June 13, 2019 (Ezega.com) -- Ethiopia has shut down the internet once again, this time to prevent exam papers from leaking out.
Internet has been largely inaccessible all over Ethiopia for the last three days now.
Access to the web was “totally cut off” on Tuesday morning, and there’s been only an intermittent restoration of services since then, according to NetBlocks, an advocacy group that monitors cybersecurity, and as reported by Bloomberg.
Internet is considered an extremely vital part of life and business in much of the world these days. However, in Ethiopia and in some parts of Africa, internet is something that can be dispensed for a variety of reasons, including to quell unrest and for exams as in this case.
Ethiopia has used internet shutdown as a means to fight exam leaks for several years now. It is unknown why the goverment has to resort to such extreme measures, instead of using simpler and effective solutions like the rest of the world, which is odd for a country dreaming of becoming a regional economic power.
It must be recalled that, even without the current shutdown, access to internet has been poor due to the power rationing in effect across the country.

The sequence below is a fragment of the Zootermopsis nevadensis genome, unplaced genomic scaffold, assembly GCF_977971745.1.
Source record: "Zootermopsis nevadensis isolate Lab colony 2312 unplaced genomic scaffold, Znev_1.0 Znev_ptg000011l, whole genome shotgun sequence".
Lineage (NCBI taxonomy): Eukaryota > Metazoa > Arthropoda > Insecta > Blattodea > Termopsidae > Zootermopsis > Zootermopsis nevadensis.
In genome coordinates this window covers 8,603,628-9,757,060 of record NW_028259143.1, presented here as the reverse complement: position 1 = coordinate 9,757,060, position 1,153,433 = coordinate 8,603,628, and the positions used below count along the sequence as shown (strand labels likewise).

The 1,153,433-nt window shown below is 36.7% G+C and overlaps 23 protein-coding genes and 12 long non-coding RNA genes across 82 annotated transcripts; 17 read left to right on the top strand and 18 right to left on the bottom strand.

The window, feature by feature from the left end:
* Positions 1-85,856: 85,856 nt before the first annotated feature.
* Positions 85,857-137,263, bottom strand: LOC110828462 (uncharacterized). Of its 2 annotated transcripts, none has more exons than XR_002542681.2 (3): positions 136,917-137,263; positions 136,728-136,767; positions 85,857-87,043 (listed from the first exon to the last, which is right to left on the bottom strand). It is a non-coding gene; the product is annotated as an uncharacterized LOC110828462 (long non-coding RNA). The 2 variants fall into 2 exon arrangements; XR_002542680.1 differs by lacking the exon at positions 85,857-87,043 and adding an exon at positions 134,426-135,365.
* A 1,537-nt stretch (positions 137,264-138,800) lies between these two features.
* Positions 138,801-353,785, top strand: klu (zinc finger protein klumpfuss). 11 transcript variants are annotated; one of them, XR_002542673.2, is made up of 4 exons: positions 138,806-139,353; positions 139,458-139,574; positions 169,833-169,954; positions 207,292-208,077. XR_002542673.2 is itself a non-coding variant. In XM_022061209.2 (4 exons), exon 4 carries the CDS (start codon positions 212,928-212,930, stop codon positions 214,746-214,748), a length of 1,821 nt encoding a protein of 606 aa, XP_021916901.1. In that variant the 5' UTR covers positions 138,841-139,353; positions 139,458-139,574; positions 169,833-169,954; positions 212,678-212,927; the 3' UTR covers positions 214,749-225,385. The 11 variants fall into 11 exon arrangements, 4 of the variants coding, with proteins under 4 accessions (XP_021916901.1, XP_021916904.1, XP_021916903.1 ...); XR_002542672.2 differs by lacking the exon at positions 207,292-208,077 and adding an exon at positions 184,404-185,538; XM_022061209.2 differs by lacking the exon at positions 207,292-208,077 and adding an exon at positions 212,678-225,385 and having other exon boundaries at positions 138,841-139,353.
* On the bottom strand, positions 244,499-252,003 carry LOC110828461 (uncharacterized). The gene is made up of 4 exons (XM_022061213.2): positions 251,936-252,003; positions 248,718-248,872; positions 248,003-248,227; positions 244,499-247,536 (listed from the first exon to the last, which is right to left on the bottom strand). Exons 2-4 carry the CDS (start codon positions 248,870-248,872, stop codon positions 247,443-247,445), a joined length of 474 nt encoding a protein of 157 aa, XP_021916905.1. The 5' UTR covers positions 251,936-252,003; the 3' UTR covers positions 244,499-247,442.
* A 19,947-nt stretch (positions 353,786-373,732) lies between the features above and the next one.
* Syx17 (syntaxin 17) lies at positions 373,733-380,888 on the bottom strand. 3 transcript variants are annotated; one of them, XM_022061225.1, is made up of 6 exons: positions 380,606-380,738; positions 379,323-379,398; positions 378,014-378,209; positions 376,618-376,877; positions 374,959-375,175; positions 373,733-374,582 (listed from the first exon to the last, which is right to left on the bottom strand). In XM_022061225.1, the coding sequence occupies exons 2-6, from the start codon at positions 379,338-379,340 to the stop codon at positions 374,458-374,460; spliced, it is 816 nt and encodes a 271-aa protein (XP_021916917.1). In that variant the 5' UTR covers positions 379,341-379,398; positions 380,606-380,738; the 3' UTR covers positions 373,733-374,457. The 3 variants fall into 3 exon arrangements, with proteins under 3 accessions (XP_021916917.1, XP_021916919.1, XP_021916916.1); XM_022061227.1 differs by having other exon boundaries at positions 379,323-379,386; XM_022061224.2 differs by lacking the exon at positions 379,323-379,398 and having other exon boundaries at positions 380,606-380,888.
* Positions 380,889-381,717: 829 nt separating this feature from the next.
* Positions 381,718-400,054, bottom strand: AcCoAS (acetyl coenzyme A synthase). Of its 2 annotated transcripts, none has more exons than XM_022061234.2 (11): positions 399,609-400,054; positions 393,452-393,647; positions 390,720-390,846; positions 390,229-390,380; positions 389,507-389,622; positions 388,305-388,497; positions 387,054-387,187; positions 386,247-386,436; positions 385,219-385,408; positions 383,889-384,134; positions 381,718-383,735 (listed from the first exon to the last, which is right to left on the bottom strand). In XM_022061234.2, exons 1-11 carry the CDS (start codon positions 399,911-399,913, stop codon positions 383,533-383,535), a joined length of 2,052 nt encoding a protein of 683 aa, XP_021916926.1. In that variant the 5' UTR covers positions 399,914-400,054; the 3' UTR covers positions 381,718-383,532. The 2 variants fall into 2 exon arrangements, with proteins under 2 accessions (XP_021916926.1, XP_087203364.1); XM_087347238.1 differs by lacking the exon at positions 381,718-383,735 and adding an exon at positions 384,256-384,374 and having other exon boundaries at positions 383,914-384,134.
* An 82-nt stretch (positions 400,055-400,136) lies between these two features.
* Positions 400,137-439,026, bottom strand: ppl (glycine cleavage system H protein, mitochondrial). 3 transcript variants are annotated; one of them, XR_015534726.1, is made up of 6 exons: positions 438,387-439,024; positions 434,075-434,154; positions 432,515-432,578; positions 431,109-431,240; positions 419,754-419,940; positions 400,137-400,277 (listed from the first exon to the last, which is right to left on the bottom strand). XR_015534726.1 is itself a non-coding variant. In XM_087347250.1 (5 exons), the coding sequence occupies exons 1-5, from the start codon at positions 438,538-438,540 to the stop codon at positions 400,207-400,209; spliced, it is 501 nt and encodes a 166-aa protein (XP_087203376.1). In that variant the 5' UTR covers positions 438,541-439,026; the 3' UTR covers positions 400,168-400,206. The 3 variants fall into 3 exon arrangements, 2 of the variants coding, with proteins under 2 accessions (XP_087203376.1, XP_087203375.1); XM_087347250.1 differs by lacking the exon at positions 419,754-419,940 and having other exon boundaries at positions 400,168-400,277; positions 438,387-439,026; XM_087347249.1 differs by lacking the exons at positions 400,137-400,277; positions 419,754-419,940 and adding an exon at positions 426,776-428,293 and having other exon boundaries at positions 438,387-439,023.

According to a 2017 study by the Uganda-based Collaboration on International ICT Policy in East and Southern Africa, Internet shutdowns in sub-Saharan Africa cost the region as much as $237 million since 2015.
In Ethiopia, internet and telecommunicatons is owned by the a state-owned monopoly, the Ethio Telecom, which charges one of the highest premiums for a very slow service.
The new government of Prime Minister Abiy Ahmed has made plans to partially privatize Ethio Telecom. However, nothing has been done so far since the announcement almost a year ago.
Internet penetration in Ethiopia is one of the lowest in Africa and the world, currently at around15%, according to Internet World Stats.